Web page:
THE iconic wreck of the SS Dicky will most likely be gone in a year, a Sunshine Coast expert has warned.
Paul Seto, who has studied the wreck's history and written a book about it, says it's too late to save the piece of Coast history.
And he puts the blame squarely on the council for allowing the removal of a "significant amount" of the rusting hull during attempts to clean it up and improve safety.
The changes had caused the wreck to lose its "ship shape", which had protected it from significant wave damage since it became stranded on the beach in 1893.
"They took away a trailer-load of stuff," Mr Seto said.
"During their rust proofing and stabilising exercise they broke the ship's shape making the flow of water uneven, which has a major impact on the wreck."
A visitor to the Coast for 50 years, Mr Seto moved to Kings Beach eight years ago and said he was disappointed and saddened by the imminent loss of the wreck, which held significant historical value.
Dicky Beach is the only recreational beach in the world to be named after a shipwreck. "I care about the Dicky from a historical, artistic, atmospheric and engineering point of view because it is special," Mr Seto said. "I love observing the pleasure of visitors (who) take photographs with smiles on their faces and the kids love it too.
"The on-going battle between those elements in council who see the wreck as a safety hazard and those in council, and within the tourist industries, who see it as a major asset, will soon be just an academic argument as most of the wreck, I predict, will be gone by the end of this year.
"It's very sad, but it's too late to do anything now and it can't be saved.
"With proper care, it could have been around for another hundred years."
Mr Seto said the council and the State Government had failed to have the SS Dicky placed on the Australian National Ship Wreck Database and the damage done to the structure meant it no longer qualified.
"At no point in the council budgets has there been, to the best of my knowledge, any economic value placed on the SS Dicky wreck.
"Go onto the Dicky beach on any day and there are people taking photographs of this atmospheric and artistic object.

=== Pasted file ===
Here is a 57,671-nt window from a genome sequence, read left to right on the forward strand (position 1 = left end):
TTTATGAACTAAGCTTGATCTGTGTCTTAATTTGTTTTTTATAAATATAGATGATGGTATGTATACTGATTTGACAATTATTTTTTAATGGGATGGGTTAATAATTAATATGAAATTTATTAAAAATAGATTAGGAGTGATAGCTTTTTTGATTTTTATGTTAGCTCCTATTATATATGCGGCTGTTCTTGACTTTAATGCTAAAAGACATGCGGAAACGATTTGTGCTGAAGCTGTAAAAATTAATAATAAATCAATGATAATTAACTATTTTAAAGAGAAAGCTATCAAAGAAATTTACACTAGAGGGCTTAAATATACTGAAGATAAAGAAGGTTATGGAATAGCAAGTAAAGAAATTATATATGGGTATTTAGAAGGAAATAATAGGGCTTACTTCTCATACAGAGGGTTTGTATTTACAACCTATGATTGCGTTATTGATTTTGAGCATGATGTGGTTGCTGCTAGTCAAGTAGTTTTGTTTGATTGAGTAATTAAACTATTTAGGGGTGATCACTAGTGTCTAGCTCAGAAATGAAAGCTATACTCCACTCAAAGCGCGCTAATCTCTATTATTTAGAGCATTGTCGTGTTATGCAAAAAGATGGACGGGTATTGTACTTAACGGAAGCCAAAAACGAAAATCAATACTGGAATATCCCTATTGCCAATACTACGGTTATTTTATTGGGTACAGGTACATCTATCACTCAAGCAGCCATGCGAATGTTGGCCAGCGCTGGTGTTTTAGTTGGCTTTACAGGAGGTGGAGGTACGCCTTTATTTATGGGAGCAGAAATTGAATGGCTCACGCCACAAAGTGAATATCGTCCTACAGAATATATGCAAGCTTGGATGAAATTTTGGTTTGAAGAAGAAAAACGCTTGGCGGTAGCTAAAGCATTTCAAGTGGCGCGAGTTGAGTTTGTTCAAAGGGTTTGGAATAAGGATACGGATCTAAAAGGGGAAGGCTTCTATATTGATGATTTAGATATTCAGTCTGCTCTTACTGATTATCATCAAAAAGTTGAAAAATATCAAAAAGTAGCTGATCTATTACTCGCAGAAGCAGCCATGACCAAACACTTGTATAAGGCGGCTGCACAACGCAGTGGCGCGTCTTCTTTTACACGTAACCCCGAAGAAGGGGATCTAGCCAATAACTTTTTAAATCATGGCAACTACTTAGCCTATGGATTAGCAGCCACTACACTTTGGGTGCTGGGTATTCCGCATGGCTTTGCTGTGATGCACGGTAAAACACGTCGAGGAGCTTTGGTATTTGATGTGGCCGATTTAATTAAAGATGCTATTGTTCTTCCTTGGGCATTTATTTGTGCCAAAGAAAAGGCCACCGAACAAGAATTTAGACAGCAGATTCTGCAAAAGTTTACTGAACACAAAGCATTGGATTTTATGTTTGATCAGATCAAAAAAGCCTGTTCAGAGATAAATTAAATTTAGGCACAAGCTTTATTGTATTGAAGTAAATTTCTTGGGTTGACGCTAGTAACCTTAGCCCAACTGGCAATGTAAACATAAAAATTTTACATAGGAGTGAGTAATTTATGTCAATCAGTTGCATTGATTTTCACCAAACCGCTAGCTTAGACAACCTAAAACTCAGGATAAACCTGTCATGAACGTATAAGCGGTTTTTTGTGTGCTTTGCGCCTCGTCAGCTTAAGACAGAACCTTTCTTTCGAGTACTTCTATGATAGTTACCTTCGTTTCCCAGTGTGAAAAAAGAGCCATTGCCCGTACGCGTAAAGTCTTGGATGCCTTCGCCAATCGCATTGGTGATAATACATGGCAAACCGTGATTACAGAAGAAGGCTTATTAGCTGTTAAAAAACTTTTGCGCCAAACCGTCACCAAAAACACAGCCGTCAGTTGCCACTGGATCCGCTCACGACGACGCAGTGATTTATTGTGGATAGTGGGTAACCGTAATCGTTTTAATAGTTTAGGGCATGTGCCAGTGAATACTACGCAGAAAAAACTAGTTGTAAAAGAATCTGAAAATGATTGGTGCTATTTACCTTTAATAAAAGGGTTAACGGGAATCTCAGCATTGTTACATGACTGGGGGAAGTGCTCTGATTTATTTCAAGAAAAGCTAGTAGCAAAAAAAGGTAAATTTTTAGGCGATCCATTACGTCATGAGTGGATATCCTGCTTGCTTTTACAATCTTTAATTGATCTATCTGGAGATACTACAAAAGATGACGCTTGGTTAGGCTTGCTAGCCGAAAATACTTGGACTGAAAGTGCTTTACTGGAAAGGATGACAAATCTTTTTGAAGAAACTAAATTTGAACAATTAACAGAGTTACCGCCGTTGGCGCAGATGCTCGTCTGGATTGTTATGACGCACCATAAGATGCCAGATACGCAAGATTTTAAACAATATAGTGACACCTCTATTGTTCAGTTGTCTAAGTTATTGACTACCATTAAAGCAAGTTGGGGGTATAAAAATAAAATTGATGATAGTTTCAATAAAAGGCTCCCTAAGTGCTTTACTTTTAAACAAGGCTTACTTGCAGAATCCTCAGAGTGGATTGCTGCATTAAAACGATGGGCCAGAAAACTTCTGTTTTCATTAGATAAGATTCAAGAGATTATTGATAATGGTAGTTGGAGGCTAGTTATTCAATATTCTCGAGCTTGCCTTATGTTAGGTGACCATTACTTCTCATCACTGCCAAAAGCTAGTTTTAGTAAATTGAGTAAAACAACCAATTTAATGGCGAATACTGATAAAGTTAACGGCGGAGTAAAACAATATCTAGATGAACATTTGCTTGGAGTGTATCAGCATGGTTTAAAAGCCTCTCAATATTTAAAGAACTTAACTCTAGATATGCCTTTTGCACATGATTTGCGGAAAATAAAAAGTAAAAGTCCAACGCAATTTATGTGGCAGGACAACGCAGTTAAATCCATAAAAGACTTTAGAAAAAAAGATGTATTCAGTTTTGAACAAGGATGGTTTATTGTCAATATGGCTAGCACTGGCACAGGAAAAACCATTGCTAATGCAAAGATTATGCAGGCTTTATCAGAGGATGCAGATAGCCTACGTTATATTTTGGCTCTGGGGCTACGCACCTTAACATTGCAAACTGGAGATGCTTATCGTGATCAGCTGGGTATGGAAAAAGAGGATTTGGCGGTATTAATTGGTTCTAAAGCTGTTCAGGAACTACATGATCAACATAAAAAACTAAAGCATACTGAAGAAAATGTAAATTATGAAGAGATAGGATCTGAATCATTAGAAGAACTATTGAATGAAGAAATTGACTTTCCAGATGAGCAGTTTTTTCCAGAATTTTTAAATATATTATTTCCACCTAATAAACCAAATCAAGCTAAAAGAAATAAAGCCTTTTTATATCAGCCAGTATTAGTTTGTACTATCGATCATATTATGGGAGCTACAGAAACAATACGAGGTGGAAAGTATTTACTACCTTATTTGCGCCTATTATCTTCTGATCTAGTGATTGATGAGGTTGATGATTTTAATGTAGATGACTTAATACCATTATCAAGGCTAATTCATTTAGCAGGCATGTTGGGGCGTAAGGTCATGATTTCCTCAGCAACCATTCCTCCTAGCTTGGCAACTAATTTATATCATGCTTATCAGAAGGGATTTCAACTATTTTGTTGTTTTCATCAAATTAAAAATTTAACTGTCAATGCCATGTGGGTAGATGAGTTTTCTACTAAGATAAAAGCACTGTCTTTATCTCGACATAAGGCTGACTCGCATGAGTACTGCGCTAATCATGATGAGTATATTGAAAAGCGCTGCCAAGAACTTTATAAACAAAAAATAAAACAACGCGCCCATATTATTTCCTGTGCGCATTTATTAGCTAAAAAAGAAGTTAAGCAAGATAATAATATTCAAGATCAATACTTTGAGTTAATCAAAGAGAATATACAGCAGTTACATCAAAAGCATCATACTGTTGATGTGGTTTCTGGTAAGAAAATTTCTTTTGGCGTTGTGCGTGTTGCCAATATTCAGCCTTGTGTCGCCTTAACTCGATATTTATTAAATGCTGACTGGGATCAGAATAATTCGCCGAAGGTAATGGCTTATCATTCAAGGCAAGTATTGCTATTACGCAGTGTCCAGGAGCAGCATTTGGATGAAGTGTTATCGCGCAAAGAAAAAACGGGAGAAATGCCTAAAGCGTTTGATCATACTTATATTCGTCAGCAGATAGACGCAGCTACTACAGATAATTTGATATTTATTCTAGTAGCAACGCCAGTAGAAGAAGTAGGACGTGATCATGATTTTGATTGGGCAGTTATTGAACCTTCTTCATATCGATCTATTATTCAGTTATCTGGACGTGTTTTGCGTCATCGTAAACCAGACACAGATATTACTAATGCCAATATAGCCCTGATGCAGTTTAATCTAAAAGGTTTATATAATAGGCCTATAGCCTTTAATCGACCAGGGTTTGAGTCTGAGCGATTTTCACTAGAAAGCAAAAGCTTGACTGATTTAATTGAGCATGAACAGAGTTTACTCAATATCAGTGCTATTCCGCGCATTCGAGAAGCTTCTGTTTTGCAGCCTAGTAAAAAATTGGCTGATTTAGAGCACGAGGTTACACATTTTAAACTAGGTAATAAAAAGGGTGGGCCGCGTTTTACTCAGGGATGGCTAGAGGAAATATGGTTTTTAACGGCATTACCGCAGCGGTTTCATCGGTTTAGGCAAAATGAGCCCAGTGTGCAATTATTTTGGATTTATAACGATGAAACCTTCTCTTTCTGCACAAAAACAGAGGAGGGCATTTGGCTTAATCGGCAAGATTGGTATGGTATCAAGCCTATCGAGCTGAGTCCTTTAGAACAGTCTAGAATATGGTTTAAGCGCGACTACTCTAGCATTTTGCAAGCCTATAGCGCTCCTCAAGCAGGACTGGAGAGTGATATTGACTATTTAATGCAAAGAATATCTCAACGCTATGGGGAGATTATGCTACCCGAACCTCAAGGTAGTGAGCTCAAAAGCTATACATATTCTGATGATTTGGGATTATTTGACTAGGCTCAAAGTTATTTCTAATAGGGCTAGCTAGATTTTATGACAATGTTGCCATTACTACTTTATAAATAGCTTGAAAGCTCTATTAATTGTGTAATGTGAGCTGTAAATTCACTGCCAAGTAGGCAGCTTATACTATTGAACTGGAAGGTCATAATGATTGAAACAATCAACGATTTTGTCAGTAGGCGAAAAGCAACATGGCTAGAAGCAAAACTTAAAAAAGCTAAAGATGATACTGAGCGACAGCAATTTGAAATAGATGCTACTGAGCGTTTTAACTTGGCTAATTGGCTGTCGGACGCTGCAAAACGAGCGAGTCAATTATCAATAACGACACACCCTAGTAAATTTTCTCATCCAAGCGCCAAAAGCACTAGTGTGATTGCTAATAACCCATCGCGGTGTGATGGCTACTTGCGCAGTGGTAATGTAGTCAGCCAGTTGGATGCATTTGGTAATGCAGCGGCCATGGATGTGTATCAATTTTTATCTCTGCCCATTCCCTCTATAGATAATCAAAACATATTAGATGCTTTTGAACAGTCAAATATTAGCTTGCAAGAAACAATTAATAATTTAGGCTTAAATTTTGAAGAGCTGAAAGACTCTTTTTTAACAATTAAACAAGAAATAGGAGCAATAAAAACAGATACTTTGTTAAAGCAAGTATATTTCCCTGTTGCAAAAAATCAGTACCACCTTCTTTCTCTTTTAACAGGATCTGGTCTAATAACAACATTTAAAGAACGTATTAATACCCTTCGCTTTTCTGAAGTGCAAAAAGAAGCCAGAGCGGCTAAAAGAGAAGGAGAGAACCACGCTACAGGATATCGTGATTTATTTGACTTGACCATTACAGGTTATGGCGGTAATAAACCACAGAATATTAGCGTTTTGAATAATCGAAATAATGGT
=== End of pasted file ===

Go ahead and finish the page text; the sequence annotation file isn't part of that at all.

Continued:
"There would be hundreds and hundreds of thousands of photo albums around the world, with Dicky photos, all with people talking to their friends about the wreck."
He believed the only hope was for the council to dig up the remains of the wreck and preserve it on land.
Caloundra councillor Tim Dwyer said while he wasn't involved in council changes to the wreck, he believed they would have been done with the best of intentions.
"Mr Seto may be right in saying council's efforts to preserve the Dicky have shortened its life - I am certainly no expert in that field and I respect where he's coming from," he said.
"I would be more than happy to look into what we can do because this is an important part of our history and once it's gone, it's gone forever.
"To me, the wreck has never been forgotten - I walk my son up there often."
The SS Dicky was an iron steamboat which ran aground in heavy seas on February 4, 1893.
The ship sailed from Rockhampton and as it arrived to clear Caloundra Head it met lashing rain and cyclonic winds.
Captain James Beattie was forced to beach the ship to avoid hitting the rocks off Moffat Beach.
It was refloated, but heavy seas turned it about and back onto the sand where it remains to this day.
The Marine Board of Queensland tribunal concluded Captain Beattie showed a lack of judgment in not successfully weathering Caloundra Head, for which his licence was suspended for three months.